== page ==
I have an application which logs all items in someone's home. My application is set up and I now want to retrieve all the items in the main bedroom.

My application is on app.home.com. The apis I need to load data from are on api.home.com.

Unless the server is explicitly set up to allow it, I cannot use ajax to load this data, as even pages on separate subdomains are subject to XHR CORS restrictions.

Ideally, set things up to allow x-domain XHR

Ideally, since the api and app are on the same domain, I might have access to set up the headers on api.home.com. If I do, I can add an Access-Control-Allow-Origin: header item granting access to app.home.com. Assuming the header is set up as follows: Access-Control-Allow-Origin: "http://app.home.com", this is far more secure than setting up JSONP. This is because app.home.com can get everything it wants from api.home.com without api.home.com giving CORS access to the whole internet.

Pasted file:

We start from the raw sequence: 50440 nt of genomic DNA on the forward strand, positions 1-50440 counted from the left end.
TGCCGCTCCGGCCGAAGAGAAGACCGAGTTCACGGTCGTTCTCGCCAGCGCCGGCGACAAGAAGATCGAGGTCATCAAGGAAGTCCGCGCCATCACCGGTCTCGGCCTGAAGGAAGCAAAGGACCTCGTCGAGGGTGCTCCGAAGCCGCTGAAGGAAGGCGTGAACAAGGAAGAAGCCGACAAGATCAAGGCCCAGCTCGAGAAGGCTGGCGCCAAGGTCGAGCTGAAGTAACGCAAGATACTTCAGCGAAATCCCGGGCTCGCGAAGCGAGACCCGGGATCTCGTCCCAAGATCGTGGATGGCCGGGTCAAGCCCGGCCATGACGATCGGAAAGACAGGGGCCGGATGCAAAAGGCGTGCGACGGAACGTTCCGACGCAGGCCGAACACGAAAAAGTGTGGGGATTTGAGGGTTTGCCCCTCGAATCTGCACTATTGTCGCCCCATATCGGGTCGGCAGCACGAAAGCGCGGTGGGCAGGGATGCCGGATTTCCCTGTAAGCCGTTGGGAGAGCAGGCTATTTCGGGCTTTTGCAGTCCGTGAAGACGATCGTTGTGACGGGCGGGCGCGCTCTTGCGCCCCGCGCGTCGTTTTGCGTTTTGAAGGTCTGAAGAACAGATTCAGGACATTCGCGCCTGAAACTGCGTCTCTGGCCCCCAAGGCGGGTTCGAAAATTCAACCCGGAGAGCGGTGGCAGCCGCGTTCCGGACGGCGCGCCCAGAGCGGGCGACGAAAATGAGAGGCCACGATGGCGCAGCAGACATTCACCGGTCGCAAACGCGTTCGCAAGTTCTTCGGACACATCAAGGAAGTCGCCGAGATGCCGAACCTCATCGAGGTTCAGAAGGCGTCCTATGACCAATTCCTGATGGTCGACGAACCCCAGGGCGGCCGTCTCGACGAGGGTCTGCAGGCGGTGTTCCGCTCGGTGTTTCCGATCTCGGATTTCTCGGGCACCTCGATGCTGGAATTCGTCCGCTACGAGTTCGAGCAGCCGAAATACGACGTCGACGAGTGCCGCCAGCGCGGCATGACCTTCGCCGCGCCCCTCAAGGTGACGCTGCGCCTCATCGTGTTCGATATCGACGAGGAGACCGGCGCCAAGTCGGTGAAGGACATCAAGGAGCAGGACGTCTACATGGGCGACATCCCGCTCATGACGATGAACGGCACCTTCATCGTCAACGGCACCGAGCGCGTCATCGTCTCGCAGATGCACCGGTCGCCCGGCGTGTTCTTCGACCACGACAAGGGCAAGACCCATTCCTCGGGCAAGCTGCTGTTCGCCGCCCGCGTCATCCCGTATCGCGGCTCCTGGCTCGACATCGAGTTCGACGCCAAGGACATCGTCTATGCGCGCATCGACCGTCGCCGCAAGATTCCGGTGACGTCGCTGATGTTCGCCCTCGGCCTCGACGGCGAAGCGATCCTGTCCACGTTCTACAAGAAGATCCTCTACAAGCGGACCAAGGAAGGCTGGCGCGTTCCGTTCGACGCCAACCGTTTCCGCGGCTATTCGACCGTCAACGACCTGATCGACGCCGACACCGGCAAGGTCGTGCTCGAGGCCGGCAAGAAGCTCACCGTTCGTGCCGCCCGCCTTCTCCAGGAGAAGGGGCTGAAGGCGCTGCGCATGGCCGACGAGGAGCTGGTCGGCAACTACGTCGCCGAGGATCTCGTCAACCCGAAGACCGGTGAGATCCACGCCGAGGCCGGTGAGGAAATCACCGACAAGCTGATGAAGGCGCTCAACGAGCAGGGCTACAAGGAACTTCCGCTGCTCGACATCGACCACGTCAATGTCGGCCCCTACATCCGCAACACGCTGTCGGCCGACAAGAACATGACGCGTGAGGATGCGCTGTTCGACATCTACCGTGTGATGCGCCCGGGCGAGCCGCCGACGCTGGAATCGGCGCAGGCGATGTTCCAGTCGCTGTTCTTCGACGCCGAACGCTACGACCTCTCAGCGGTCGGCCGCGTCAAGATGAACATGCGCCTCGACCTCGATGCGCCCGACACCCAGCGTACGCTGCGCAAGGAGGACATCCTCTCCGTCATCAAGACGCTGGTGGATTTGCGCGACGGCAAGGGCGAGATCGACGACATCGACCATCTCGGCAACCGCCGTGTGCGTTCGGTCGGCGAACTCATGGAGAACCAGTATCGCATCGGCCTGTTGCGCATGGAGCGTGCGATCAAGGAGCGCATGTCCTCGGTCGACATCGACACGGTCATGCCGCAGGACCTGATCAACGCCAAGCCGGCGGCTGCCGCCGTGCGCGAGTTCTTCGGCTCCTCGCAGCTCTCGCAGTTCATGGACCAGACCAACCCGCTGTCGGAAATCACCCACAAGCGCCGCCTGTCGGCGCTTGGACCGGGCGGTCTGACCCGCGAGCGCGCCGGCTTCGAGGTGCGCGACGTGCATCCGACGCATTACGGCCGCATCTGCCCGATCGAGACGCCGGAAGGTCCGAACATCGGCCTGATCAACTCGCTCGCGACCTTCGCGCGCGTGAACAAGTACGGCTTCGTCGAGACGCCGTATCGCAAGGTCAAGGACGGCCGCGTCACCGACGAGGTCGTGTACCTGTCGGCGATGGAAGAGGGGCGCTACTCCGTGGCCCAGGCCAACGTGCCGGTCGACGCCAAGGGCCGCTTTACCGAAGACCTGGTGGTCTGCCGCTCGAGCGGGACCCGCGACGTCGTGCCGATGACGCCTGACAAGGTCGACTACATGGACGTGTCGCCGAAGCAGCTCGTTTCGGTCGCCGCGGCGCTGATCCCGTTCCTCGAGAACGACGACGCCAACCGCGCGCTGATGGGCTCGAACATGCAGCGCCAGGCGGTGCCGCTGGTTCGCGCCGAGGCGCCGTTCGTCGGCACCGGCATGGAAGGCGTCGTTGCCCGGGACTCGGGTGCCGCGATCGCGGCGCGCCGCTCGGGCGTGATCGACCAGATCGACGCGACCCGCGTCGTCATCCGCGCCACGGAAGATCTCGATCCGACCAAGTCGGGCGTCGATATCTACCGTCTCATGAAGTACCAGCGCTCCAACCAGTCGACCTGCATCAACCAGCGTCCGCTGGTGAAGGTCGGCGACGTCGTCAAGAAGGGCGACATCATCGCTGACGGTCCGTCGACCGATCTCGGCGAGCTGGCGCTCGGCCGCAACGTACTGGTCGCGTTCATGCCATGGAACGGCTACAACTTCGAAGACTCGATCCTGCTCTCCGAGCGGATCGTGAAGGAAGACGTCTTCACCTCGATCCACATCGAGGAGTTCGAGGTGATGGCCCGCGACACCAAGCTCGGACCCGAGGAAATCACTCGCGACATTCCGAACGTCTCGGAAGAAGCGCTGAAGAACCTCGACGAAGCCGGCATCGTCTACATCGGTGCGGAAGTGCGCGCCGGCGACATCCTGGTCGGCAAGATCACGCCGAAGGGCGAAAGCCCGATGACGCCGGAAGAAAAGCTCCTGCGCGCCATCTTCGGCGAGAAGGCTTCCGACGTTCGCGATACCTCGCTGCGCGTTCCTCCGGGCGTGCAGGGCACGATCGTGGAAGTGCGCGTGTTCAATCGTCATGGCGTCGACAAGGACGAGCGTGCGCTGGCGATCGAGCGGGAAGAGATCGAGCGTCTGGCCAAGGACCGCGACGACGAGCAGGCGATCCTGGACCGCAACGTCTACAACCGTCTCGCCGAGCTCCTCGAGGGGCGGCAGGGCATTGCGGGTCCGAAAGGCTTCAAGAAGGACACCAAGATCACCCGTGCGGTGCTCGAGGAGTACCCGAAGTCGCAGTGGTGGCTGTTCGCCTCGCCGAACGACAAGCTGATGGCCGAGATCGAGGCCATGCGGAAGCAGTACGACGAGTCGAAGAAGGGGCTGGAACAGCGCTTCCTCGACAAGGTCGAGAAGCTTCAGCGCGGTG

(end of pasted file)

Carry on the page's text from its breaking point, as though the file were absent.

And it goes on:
The above XHR solution isn't possible. Set up JSONP On my client script: I set up a function to process the reponse from the server when I make the JSONP call.:

function processJSONPResponse(data) {
    var dataFromServer = data;

The server will need to be set up to return a mini script looking something like "processJSONPResponse('{"room":"main bedroom","items":["bed","chest of drawers"]}');" It might be designed to return such a string if something like //api.home.com?getdata=room&room=main_bedroom is called.

Then the client sets up a script tag as such:

var script = document.createElement('script');
script.src = '//api.home.com?getdata=room&room=main_bedroom';


This loads the script and immediately calls window.processJSONPResponse() as written/ echo/ printed out by the server. The data passed in as the parameter to the function is now stored in the dataFromServer local variable and you can do with it whatever you need.